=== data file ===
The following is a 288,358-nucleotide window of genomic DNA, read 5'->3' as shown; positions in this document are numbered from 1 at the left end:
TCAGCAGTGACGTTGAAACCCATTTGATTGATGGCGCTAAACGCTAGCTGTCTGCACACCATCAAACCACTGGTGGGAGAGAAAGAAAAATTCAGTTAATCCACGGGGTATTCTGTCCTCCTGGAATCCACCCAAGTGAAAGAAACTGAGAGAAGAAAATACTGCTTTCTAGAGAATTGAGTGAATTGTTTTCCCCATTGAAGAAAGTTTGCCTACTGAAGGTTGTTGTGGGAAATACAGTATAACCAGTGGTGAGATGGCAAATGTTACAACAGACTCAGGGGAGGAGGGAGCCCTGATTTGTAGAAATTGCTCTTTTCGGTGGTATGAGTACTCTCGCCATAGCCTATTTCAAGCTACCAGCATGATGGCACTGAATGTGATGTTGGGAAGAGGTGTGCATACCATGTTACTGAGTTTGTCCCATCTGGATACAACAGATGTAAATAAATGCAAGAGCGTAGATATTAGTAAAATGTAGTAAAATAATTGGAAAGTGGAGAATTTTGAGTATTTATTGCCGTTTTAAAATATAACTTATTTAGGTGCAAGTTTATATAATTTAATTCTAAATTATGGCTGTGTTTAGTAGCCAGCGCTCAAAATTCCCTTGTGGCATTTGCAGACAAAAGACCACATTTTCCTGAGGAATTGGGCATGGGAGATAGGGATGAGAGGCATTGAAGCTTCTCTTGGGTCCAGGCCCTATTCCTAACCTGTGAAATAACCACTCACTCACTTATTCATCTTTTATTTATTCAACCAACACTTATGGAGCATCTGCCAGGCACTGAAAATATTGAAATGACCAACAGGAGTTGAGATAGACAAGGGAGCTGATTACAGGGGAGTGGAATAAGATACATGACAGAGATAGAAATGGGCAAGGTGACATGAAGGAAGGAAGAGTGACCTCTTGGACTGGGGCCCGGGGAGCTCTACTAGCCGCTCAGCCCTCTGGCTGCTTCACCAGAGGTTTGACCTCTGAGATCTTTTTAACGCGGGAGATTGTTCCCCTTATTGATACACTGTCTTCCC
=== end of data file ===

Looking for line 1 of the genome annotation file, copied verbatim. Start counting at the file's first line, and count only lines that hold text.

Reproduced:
The following is a 288,358-nucleotide window of genomic DNA, read 5'->3' as shown; positions in this document are numbered from 1 at the left end: